1300 domestic abuse disclosures made under Clare’s law article banner image

The BBC reported this week that following the introduction of Clare’s Law over 1,300 domestic abuse disclosures have been made.

Clare’s Law is a scheme which allows people to find out if their partner has a history of domestic violence and was named after Clare Wood. Tragically Clare was murdered by her ex-boyfriend in 2009.

The changes to the law came into force across England and Wales in 2014. The formal name for Clare’s Law is the Domestic Violence Disclosure Scheme. Under this scheme both men and women can request information about their partner. Parties such as friends and relatives can also make such requests if they are “concerned”.

Police and other agencies, including Social Services, must then consider if they are in a position to release information on someone’s past. They can do so provided it is deemed as “necessary, lawful and proportionate” to protect someone from their partner. The introduction of this scheme was to pilot test a number of police areas.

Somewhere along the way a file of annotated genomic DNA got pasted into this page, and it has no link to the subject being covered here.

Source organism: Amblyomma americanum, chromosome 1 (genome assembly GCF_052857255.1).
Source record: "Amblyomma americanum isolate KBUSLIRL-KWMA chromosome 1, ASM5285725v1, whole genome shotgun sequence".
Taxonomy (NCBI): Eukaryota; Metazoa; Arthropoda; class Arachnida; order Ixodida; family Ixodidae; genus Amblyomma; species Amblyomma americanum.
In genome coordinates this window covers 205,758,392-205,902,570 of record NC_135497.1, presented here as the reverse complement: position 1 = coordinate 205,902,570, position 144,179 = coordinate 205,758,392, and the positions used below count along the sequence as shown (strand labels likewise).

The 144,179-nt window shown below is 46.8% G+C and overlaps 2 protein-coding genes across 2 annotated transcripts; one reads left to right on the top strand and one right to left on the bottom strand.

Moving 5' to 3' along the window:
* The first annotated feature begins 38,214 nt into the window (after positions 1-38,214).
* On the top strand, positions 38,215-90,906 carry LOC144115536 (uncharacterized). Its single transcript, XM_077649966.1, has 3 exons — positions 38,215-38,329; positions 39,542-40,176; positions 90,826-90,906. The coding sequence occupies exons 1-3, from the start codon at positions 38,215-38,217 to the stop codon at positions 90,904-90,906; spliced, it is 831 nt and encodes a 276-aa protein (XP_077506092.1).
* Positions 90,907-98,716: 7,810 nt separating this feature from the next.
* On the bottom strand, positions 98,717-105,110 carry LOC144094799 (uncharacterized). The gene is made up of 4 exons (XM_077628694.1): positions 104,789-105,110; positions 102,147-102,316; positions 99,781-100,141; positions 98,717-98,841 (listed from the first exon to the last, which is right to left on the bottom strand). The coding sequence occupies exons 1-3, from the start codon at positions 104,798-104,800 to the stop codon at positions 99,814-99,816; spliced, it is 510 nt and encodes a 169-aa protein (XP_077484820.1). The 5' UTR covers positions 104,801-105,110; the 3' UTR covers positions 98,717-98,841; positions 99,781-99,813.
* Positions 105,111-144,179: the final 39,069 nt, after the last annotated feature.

It is perhaps noteworthy however that Polly Neate, the Chief Executive of the charity Woman’s Aid commented that “any women asking for a disclosure under Clare’s Law is clearly already concerned about her relationship, and she should be referred to a specialist service so that she can get support with her concerns, even if no disclosure can be made”.

Our family solicitors are experienced in helping the victims of abuse to obtain the full protection that the law has to offer, as well as advising them about other support services that are available to help them come to terms with their experiences.  

Mark Smith is a member of Resolution and is an accredited specialist family lawyer in private law children issues and domestic abuse.  Mark can be contacted on 01392 210700 or email family.exeter@stephens-scown.co.uk